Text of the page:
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Supreme Court OKs Expanded List Of Relatives Exempt From Travel Ban

In its latest ruling on President Trump’s travel ban, the Supreme Court gave the green light to a broader list of close family members who can get visas to travel to the U.S. during the 90-day period the president’s executive order is in place.

The move declined to put an end to a federal judge in Hawaii’s ruling, which said the State Department’s initial list of close family members was too restrictive and declared grandparents, aunts, uncles, cousins, nieces, nephews, and siblings-in-law should also be considered close family members and exempt from the travel ban.

But, in a partial win for the Trump administration, the justices blocked a separate part of the federal judge’s ruling regarding refugees who have no family ties in the country.

The state of Hawaii had argued that any refugee who had an arrangement with a U.S.-based aid group to come to the U.S. should also be exempt from the travel ban. The justices said the Ninth Circuit Court of Appeals, based in California, should decide that question.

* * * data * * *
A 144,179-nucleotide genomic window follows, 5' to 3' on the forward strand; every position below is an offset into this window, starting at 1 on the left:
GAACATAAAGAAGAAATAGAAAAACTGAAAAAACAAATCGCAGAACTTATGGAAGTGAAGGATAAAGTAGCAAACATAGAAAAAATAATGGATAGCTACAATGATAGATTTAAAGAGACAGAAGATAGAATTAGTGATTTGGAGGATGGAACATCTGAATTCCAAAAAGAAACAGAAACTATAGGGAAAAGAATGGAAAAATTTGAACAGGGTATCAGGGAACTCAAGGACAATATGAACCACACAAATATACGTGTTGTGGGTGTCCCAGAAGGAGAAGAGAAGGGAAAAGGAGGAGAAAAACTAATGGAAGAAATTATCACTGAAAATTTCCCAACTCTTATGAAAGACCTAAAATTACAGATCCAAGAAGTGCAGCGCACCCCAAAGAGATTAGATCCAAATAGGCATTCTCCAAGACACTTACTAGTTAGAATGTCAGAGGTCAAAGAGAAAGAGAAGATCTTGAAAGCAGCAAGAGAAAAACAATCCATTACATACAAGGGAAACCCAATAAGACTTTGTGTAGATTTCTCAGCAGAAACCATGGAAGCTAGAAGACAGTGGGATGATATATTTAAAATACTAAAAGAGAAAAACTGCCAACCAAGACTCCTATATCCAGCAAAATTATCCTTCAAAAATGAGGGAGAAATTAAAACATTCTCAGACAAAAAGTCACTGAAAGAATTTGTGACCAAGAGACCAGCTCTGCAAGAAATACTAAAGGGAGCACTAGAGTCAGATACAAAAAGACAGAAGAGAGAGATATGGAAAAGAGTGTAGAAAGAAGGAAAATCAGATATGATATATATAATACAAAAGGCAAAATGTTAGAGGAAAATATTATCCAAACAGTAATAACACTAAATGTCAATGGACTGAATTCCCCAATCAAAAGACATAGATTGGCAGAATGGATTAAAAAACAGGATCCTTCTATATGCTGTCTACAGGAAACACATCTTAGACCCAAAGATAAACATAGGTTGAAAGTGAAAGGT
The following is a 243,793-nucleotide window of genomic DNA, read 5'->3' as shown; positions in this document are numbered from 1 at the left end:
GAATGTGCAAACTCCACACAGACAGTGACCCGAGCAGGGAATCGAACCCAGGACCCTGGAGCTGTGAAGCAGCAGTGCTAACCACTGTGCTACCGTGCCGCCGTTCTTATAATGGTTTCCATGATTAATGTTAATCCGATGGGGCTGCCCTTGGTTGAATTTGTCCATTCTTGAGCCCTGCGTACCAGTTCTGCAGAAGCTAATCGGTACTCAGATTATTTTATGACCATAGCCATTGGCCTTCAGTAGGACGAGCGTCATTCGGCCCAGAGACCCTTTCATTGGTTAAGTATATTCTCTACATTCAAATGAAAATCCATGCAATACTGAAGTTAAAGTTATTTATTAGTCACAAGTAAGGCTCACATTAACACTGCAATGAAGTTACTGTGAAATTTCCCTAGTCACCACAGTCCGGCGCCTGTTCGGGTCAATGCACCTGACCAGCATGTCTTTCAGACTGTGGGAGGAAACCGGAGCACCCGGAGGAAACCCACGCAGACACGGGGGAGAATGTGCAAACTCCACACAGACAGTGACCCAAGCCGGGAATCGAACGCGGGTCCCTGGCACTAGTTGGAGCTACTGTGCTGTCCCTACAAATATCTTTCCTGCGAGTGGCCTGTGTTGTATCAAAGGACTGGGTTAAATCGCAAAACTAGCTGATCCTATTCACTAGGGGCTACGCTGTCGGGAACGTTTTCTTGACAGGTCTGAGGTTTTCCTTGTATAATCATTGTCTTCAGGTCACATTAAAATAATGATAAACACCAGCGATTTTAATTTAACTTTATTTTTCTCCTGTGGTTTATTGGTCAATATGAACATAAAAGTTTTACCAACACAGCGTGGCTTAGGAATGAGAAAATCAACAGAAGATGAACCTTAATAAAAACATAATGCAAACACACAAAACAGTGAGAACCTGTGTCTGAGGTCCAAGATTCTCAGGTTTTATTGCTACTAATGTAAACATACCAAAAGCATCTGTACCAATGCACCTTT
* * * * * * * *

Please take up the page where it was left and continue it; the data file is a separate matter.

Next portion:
That means that up to 24,000 refugees who already have been assigned to a resettlement organization will not be able to be admitted.

The executive order applies to visa applicants from Iran, Libya, Somalia, Sudan, Syria and Yemen and imposes a 120-day ban on refugees from anywhere in the world.

The court’s brief order was unsigned, but the court’s three most conservative members, Clarence Thomas, Samuel Alito, and Neil Gorsuch, said they would have put the entire Hawaii ruling on hold. (NBC)

The Court will fully review the travel ban during its new term on Oct. 10.  

(First reported by Townhall News)  (July 20, 2017)

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